3.3 The original rigour of the community politics strategy as a means of enabling andempowering those communities has become the mechanistic mass delivery of the “Focus” leaflet often stressing what the party’s representatives have done for the voters. There has even been a fairly common view amongst the “Focus” addicts that party membership per se was superfluous -all that was needed was a large enough team of “Focus” deliverers. You cannot consolidate votes into membership and into activists and candidates on such a flimsy basis. None of this will build a core vote. It will not even prevent the remarkable “churning” of the party’s vote from one election to the next: we have to be able to retain a high proportion of our vote and then to build on it.
There is at least one example in the history of the Liberal party to demonstrate the effectiveness of a principled appeal to the electorate.
4.1 At the October 1964 general election the Liberal party faced the “wasted vote” argument much more acutely than it does today, but the lesson of the strategic decision the party made to confront it has a lesson for us today if we want to build a political party rather than trying to grab a short-term electoral bonus. In 1964 we started the campaign with the appeal to the individual’s self-belief, with the slogan, “People who think for themselves vote Liberal,” and this was developed into “If you think like a Liberal, vote like a Liberal.” The final election broadcast was pulled together by the professional broadcaster, Ludovic Kennedy. We ran out of recording time and Ludo had to do the final appeal live, direct to camera. It began with the statement that “you must have the courage of your convictions, and if you think like a Liberal you should vote like a Liberal”, and, as the camera tracked in close, he said, “and if you think like a Liberal and don’t vote Liberal .... you don’t have much courage at all -do you?” This one broadcast had a great effect and HQ’s telephone was busy all the next day with voters wanting to join! I believe that it played a significant part in boosting our poll ratings by 3% in that final week.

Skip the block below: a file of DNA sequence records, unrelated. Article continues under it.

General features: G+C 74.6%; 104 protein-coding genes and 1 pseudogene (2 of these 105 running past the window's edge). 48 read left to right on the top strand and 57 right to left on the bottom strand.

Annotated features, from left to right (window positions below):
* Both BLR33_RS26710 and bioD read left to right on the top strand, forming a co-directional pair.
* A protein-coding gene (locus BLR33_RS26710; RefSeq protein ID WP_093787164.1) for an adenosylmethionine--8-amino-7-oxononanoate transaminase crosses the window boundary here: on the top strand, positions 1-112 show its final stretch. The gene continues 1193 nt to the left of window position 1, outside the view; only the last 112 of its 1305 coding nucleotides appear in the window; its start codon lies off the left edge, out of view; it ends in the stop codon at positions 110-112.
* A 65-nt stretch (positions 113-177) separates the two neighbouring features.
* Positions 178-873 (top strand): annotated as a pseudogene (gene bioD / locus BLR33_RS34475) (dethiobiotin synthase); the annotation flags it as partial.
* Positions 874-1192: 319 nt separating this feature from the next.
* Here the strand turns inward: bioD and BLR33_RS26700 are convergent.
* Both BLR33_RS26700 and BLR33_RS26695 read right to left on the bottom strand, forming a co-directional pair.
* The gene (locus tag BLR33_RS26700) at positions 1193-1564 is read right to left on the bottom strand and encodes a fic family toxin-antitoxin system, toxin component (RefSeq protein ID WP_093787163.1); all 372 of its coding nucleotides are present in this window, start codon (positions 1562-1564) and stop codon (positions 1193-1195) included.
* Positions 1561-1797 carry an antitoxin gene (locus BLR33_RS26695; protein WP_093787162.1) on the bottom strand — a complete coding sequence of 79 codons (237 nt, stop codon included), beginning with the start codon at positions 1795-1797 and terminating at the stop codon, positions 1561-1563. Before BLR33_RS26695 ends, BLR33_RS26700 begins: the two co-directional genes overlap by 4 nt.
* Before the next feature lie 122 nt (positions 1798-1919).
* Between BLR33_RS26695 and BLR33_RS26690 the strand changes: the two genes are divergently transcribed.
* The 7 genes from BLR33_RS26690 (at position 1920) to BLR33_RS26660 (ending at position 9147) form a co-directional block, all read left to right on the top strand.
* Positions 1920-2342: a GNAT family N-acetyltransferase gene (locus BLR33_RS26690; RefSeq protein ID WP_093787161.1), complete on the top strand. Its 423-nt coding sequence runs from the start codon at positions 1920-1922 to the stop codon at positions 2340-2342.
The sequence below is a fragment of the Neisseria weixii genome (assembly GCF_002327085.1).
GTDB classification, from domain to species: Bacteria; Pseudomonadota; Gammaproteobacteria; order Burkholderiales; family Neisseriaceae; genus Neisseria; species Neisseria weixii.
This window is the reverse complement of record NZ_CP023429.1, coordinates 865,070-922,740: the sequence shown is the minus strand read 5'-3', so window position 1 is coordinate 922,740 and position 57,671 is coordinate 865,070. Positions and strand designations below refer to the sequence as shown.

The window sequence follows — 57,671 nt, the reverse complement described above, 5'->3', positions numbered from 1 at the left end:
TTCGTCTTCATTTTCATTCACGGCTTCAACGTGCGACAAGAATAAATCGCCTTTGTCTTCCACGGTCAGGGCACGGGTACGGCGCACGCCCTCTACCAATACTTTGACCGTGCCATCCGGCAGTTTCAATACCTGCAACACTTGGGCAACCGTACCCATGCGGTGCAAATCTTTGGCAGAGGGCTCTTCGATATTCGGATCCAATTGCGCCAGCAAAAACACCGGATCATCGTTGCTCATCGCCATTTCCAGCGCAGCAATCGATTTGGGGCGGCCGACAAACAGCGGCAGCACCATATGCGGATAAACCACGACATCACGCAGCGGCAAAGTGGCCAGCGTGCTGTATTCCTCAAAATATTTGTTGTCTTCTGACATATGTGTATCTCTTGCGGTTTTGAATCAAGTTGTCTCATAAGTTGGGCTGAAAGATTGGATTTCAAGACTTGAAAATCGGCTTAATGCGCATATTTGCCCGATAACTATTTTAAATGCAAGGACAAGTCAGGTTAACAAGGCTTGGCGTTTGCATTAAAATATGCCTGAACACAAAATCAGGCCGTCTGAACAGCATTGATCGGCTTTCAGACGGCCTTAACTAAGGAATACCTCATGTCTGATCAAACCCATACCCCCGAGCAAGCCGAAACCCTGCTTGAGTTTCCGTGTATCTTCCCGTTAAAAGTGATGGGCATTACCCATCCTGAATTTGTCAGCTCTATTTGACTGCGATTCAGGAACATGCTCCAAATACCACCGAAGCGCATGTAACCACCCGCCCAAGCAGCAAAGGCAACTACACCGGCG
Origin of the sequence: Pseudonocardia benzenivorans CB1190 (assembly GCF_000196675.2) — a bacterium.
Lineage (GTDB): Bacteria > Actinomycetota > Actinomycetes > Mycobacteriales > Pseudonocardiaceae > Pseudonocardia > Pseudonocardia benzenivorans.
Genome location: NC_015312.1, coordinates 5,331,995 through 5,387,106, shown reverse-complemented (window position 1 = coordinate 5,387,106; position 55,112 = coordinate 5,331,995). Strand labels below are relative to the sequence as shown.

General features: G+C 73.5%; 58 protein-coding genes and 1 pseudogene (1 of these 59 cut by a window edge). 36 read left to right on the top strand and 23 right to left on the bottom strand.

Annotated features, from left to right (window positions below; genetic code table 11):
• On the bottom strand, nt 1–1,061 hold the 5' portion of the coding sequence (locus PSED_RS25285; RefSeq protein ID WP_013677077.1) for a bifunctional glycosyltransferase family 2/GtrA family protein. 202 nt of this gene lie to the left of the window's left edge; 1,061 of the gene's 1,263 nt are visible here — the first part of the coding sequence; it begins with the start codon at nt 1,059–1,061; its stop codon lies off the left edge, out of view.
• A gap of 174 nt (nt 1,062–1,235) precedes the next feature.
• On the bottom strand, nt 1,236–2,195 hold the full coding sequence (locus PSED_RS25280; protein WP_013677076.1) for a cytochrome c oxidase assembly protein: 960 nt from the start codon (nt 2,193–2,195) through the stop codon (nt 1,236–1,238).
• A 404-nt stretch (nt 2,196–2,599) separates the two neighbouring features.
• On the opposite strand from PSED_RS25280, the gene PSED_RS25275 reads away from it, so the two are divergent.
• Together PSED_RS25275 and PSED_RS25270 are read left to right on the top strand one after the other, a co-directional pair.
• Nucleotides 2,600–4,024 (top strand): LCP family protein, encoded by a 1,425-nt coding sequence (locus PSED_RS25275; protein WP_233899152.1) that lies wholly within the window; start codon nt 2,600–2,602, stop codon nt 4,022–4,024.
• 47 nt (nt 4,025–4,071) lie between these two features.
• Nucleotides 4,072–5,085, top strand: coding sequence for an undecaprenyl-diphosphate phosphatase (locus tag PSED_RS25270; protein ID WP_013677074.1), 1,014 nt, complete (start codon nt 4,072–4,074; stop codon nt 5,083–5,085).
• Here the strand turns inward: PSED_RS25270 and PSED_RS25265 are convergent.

4.2 I note this history to make the point that a direct appeal to conscience and principle can be very powerful. Our future strategy should stress this point, not least by repeating the mantra time after time: “Why vote for the parties that get it wrong, when you can vote for the party that gets it right.” No appeal loses by repetition. By the time we are getting fed up with stating it, the electorate is just beginning to notice it.
5.1 The Labour party is now trying to put the Corbyn years behind it and it remains to be seen whether Keir Starmer will be able to change the character of the party without sacrificing its youthful appeal and zeal. The party’s Left is already stressing that the leadership will still have to heed its strength. Starmer is certainly competent but he is hardly inspiring. The challenge for Liberal Democrats will be to develop its radicalism and to have a clear expression of its philosophy and its policies which can outflank Labour on so many issues, as we regularly did on civil liberties and on Iraq during the Tony Blair years.
5.2 The Liberal Democrats should subtly promote a careful appeal to Labour’s lost voters, not necessarily by proclaiming itself to be on the “Left”, but rather by